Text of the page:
Next was arrested another one, the president of the appeals court.

Here is the prosecuting attorney who had been arrested the first,
and here is the president who was arrested, second, from the Ministry
of Justice. That happened 2 days after Vyshinsky spoke about the
protection of freedom.

Mr. McTiGUE. Will you tell us how many judges were arrested
and deported?

Mr. ViTixs. Including the mass deportations, there have been de-
ported from Latvia, killed and arrested, 157 judges. We had 291.

I shal] explain that according to our court system, at the same time
on the bench had to be three judges. We did not have any jury, but
three judges had to be on the bench at the same time. So the number
of judges, it may be a little too great for a small country, but you
must divide it by three.

All together it would be 54.1?> percent of the judges have been liqui-
dated during this 13 montlis of communistic regime.

Mr. McTiGUE. Deported ?

Mr. ViTiNS. Deported, arrested, or simply killed.

When I got the news my family was deported, I wanted to go and
report myself to the police. I tried to think as well as possible in
those conditions, and I changed my mind. When I came back from
the woods and the Germans had been there, then one colleague who
was in the same position, who reported himself, we found his body,
killed, in a prison yard.

Mr. McTiGUE, One of the judges?

Mr. ViTiNS. He was a prospector.

Now the elections. We had to participate. In my apartment
there came the agents three times in those days. They said, "Why
don't you go and vote?"

My wife said to me, "You must go. It is very dangerous to abstain."


I went. The election room was arranged in a way where there
was no secrecy. Everybody could see what you did. There was
but one list of candidates, and you couldn't do anything.

I am glad that my predecessor here at this table told about the
Tass article, where they told about the elections in Lithuania.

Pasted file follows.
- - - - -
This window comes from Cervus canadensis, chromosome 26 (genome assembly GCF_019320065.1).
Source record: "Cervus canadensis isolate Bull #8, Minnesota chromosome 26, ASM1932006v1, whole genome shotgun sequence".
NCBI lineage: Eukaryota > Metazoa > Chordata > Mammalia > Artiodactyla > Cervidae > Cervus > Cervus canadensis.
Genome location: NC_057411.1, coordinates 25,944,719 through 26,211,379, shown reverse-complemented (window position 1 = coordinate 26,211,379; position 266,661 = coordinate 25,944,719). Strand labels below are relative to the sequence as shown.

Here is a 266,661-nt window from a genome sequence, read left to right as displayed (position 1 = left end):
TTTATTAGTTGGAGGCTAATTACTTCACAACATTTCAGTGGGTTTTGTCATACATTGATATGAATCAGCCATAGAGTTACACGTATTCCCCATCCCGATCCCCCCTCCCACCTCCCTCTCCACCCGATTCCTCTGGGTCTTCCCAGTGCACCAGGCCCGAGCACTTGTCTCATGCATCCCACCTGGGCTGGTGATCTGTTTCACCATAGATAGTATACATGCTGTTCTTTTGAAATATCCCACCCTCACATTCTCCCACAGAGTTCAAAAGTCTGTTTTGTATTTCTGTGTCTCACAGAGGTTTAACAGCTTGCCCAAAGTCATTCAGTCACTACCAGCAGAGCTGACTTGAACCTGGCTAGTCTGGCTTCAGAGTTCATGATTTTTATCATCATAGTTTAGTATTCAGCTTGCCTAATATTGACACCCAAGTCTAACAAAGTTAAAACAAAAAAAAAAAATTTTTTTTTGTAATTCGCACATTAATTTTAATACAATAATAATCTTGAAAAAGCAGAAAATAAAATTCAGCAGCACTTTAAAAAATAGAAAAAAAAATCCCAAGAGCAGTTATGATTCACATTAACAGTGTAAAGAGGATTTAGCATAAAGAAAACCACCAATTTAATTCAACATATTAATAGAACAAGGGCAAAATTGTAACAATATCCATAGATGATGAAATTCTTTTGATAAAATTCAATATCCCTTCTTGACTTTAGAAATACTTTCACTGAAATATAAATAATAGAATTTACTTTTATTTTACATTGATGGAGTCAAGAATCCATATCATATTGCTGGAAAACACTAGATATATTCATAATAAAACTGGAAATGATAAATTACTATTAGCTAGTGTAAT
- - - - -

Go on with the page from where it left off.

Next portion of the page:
I heard about it at 12 o'clock at noon, the last day of the elections.
The results of the elections from all the Baltic States. They had
still about 12 hours to vote, but the results had been published.

Mr. Rersten. Where did this announcement come from?

Mr. ViTiNS. From Moscow, sir. From Tass. That means the
Soviet Telegraph Agency.

Mr. KJERSTEN. As I understand it, Moscow announced the elections
in the Baltic States on the noon of election day, long before the election
concluded ?

Mr. ViTiNS. On the last election day.

Mr. Kersten. On the noon of the last election day^ many hours
before the election was closed?

Mr. ViTiNS. It was 12 hours before.

They told about the elections in all the Baltic States. The per-
centage was very high, about 99, or something like that.

Mr. McTiGUE. Was there ever, incidentally, a card issued for your
arrest ?

Mr. ViTiNS. Not for mine; but I wanted to point out that the
whole action of occupation has been very carefully prepared.

I found a good friend of mine, living here in Detroit. I would
not like to mention his name, because the members of his family
are behind the Iron Curtain. And when the Germans have pushed
the Russians out, and one man from the German police who has
liquidated all the NKVD, he brought to him the card, the NKVD card.
The card is printed in the Soviet Union and not in Latvia, and the
card is signed on the 15th of July — that means not a full month
after Vishinsky said, "You are protected and secure," and he is put
on the list to be arrested.

And what is his crime ? That he is an officer in the home guards,
and that is all.

Mr. Kersten. Is that the card that you have in your hand ?

Mr. ViTiNS. Yes.

Mr. McTiGUE. That is the original card ?

Mr. ViTiNS. Yes.

Then when the Communists arrived, the first to arrive in the
Ministry of Justice, was among — I would say a boy, who took over
the whole prison business. Immediately they arranged one block
from the prison houses, and they started to guard it — the Soviet
soldiers started to guard it and they started to put in there those
people wdio had been in the night arrested.